Title: The Scarecrow and His Servant
Author: Philip Pullman
Page Count/Review Word Count: 250
This is the fourth of four Philip Pullman fairy tales that I read through in this beautiful hardback bind-up edition of Four Tales. It’s also probably the best one, although that could also be because it was the longest. I’d probably say it tied with The Firework Maker’s Daughter as my favourite, and my thoughts on that could well be skewed by nostalgia.
On the other hand, I’d read a bunch of fairy tales in a row by this point, and it isn’t necessarily my favourite genre. I was flagging a little bit going into it, but the unusual twists on the classic fairy tale quickly talked me round and before I knew it, I was enjoying it. That was kind of a big moment for me, even though I’m a Philip Pullman fan. I just wasn’t sure whether I was going to enjoy this one.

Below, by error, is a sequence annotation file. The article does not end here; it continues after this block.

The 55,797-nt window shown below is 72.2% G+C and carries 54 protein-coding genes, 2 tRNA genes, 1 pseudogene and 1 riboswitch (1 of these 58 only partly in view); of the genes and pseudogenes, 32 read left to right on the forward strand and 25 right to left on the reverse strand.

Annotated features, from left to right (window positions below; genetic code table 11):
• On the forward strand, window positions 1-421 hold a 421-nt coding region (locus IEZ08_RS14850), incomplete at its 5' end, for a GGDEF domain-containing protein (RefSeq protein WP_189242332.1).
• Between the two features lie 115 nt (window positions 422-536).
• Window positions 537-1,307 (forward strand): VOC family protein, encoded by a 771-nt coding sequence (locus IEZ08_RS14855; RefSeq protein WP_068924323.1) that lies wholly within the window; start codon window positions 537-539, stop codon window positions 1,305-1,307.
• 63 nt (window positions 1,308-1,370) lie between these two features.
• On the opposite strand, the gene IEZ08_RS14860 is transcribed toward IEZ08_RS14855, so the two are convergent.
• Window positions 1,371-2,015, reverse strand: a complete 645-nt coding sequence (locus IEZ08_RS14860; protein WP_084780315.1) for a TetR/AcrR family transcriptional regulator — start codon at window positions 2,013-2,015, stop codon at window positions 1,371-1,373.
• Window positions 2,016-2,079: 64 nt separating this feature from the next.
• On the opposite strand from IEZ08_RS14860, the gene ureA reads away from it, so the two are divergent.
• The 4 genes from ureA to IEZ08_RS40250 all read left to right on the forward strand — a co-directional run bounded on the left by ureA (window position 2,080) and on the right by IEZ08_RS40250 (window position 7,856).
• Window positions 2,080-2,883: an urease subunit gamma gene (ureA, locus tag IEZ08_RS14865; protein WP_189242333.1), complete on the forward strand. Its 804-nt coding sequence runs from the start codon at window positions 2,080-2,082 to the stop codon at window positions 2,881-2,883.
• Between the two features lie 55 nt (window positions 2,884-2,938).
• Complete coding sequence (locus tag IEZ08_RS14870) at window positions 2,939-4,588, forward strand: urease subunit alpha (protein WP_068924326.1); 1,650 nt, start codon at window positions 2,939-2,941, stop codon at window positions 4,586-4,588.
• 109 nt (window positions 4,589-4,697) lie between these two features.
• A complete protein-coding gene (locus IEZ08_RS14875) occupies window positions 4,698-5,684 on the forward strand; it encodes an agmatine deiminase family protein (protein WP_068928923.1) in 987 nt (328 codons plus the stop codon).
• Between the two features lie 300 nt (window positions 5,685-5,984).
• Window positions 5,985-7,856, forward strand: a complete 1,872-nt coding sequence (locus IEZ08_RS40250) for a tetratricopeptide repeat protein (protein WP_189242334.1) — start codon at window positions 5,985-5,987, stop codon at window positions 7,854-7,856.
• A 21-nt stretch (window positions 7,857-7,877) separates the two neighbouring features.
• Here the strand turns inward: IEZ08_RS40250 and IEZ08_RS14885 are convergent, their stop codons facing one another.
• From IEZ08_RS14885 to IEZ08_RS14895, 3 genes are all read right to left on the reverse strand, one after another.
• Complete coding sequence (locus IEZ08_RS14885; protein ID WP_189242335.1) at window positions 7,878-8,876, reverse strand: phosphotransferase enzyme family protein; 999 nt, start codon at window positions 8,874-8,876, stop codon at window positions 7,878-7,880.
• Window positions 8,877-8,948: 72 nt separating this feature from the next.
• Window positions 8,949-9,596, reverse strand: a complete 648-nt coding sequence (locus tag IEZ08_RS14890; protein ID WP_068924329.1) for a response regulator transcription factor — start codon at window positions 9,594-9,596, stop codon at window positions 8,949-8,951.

I don’t want to say too much about the story line because honestly, it’s almost irrelevant. In classic fairy tale form, it’s basically a series of complications and responses, and that’s okay. It’s exactly what a book like this calls for. It lends it this classical feeling but with a modern twist and on a scale that none of the other stories in this collection could match. If you’re a Pullman fan, it’s a must-read. So yeah.